Dr Vera Songwe, executive secretary at the UN Economic Commission for Africa (ECA) commended Afreximbank for the counter-cyclical measures it took to help countries deal with the economic and health impacts of the COVID-19 pandemic: “The bank has also played a major role in putting together a $2billion facility to help African member states purchase up to 400 million doses of the COVID-19 vaccine.” The report states the number of correspondent banking relationships feel across the region and the rejection of letters of credit requests increased. About 38%of indigenous privately-owned banks and 30% of foreign-owned banks reported an increase in reject rates for this time period. Free trade in Africa could help accelerate economic recovery post-COVID-19
Have you read?Report into African infrastructure lending says market is down, but not out Professor Benedict Orama, Afreximbank president, explained that tightening global financing conditions triggered massive capital outflows from Africa, exceeding $5billion the first quarter of 2020. “These massive capital outflows strained Africa banks, many of which recorded sharp drops in net foreign assets. This further exacerbated liquidity constraints and undermined the capacity of banks to finance African trade.”
The pandemic induced a tightening of financing conditions, which heightened balance of payment pressures and liquidity constrains, affecting supply of trade finance between January and April 2020, the period covered by the survey. The first of a kind report surveys 185 banks across Africa, representing almost 60% of total assets held by African banks.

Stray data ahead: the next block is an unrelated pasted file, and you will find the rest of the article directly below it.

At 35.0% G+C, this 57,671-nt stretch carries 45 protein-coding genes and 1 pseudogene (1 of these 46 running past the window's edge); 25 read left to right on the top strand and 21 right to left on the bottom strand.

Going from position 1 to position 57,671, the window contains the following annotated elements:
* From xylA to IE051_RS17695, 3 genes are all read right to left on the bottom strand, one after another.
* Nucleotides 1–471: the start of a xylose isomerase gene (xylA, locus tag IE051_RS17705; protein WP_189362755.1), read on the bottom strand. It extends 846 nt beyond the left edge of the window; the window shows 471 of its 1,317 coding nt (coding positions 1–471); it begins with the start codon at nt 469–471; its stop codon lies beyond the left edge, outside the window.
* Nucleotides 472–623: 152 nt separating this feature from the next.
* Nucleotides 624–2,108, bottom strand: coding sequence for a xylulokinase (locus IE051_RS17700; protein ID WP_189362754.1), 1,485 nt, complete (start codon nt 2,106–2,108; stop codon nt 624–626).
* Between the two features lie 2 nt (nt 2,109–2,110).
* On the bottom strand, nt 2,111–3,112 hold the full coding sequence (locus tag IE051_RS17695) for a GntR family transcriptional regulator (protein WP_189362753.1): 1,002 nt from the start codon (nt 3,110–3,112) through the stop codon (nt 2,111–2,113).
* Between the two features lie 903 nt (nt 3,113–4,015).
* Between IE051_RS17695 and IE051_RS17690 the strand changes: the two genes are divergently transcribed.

Have you read?Two new committees for private equity and venture capital market Expanded digitalisation has surprising result Ebson Uanguta, deputy governor of Bank of Namibia, said the crises was deep and government interventions needed to be bold and swift to help banks support businesses and limit insolvencies: “Most sectors of the economies were severely impacted and we took several measures to support the broader economy and trade finance in particular, including easing of monetary policy, relaxation of regulatory requirements and institution of loan repayment moratoriums to the tune of $619million.”
The report highlighted the role trade finance can play in overcoming social and economic impacts of the COVID-19 pandemic to accelerate the process of economic recovery through trade and investment growth. Songwe urged African leaders, especially central bank governors and ministers of finance and other development partners to further support institutions such as Afreximbank through capital increases. This is because such banks can leverage this capital five or six times and thus deploy more resources towards Africa’s post-COVID-19 recovery.
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